Wednesday, September 26, 2012

AT Gear Reviews: Tents & Shelters

These posts will be to review any and everything that I carried with me on my thru-hike of the Appalachian Trail. Some things worked for me, some did not. Hopefully this will help someone with questions about what you need to be comfortable and safe on the trail. The things I carried may not work for you, but they just might. Some gear is dirt cheap, some I made myself, some gear is pricey. This is what worked for me.

I could write about tents and shelters all day. I don't have the time and patience to do so. If you'd like to read reviews of every shelter known to man and the pros and cons of them all, then read something like SectionHiker. I will say that if you think you can sleep and be comfortable in a hammock. Do it. Invest the time and research and talk to hammock campers and find out how they stay warm in different temperatures and dry in all weather. Hammockers have a distinct advantage on the AT because there are ALWAYS trees around you can hang from. I have a slight jealousy for people who hike with hammocks.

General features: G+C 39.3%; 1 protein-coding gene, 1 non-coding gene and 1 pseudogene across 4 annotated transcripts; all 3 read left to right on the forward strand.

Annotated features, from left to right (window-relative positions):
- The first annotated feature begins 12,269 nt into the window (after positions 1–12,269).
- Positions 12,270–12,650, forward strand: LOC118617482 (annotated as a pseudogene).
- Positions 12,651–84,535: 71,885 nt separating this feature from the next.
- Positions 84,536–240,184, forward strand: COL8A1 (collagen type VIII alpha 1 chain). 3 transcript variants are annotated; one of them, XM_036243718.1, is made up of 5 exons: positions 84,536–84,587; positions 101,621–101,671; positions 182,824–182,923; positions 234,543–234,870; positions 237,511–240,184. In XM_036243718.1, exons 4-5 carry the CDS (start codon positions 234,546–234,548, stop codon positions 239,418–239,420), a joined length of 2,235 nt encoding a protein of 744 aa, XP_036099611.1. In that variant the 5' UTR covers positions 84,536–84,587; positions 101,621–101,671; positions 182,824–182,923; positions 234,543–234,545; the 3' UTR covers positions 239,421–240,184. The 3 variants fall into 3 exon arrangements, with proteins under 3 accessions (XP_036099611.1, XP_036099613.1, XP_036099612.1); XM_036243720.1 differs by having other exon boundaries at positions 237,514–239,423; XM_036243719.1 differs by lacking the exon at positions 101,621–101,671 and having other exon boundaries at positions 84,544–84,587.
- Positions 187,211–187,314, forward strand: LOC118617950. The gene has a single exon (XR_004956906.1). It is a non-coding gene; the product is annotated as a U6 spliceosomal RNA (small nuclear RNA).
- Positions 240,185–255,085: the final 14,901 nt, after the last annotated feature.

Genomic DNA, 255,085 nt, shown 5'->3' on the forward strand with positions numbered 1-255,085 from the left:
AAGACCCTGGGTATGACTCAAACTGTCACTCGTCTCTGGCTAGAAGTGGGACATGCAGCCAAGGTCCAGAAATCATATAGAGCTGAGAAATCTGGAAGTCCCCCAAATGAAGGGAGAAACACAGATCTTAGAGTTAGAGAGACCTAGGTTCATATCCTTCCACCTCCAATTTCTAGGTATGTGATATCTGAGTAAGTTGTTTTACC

I started with a BearPaw Wilderness Designs Canopy Tarp. Eventually I put a Nettent 1 underneath it to gain a bathtub floor and bug protection.
It worked great in good weather. Excellent ventilation, lightweight and versatile in how you could set it up. In bad weather, after I switched the trekking poles I was using, it was pretty bad. A few nights I was not able to pitch the tarp low enough to the ground to keep the rain and wind from soaking everything inside. With the right poles this tent could be great for someone. I like how you can set up everything separately or altogether as a system. Everything is customizable for nominal fees through the BearPaw website. I would add the 8" extension on the sides for sure and maybe an extended zipper front beak. Truth be told I really liked this setup. It just wasn't appropriate for me and my needs on the trail. I would still suggest this setup to people looking for a system that works well in different configurations.